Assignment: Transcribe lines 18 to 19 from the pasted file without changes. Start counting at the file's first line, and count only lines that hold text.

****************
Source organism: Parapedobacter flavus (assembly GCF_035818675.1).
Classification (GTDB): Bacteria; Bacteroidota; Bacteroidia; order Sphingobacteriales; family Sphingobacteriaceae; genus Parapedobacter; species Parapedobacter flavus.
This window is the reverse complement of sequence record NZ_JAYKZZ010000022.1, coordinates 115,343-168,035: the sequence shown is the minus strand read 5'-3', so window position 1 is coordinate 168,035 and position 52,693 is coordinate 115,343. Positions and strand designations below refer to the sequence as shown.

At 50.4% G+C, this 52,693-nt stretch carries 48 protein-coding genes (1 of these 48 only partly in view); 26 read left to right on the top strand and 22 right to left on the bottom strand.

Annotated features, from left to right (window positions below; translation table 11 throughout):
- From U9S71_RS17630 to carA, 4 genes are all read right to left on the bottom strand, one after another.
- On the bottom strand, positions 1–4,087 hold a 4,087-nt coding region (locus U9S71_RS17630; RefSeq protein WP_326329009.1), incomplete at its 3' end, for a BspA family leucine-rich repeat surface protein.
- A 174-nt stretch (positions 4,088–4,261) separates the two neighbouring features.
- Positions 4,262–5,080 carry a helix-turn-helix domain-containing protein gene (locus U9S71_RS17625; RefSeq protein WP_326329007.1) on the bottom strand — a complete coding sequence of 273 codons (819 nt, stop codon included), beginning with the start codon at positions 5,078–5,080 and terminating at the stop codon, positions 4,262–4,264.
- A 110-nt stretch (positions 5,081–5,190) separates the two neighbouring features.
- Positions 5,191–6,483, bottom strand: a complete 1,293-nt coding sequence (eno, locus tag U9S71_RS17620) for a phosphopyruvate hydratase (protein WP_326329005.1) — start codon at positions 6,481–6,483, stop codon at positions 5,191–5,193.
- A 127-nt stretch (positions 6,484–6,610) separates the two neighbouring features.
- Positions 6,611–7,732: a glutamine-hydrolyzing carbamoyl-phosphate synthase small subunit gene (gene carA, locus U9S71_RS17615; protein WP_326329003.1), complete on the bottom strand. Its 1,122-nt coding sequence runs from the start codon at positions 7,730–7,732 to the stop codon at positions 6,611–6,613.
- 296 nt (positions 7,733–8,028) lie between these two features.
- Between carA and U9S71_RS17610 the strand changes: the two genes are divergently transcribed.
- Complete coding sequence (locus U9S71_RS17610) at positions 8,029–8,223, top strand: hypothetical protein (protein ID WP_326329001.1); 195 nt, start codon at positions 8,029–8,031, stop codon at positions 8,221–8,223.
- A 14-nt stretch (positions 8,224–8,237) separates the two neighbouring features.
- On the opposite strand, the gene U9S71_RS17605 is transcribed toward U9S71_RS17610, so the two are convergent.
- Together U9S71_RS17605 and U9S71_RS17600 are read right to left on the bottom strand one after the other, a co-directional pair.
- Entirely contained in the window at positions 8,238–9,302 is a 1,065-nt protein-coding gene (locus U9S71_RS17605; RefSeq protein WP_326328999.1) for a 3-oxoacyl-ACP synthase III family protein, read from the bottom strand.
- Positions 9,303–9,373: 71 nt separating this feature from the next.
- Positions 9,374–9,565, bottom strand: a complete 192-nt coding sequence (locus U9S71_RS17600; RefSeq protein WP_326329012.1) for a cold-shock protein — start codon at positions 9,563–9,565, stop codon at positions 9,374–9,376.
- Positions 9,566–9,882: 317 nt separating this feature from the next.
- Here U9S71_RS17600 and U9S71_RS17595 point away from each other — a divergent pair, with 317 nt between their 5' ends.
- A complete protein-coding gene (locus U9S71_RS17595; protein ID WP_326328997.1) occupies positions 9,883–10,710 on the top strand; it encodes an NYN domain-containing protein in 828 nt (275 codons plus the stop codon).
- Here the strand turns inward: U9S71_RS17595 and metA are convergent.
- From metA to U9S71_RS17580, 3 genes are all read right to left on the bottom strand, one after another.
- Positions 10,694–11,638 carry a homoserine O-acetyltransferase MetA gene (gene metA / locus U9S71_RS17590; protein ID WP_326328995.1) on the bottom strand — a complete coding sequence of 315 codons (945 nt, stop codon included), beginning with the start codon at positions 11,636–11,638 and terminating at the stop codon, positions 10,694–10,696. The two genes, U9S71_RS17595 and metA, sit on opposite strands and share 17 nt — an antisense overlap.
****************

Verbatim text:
- On the opposite strand, the gene U9S71_RS17605 is transcribed toward U9S71_RS17610, so the two are convergent.
- Together U9S71_RS17605 and U9S71_RS17600 are read right to left on the bottom strand one after the other, a co-directional pair.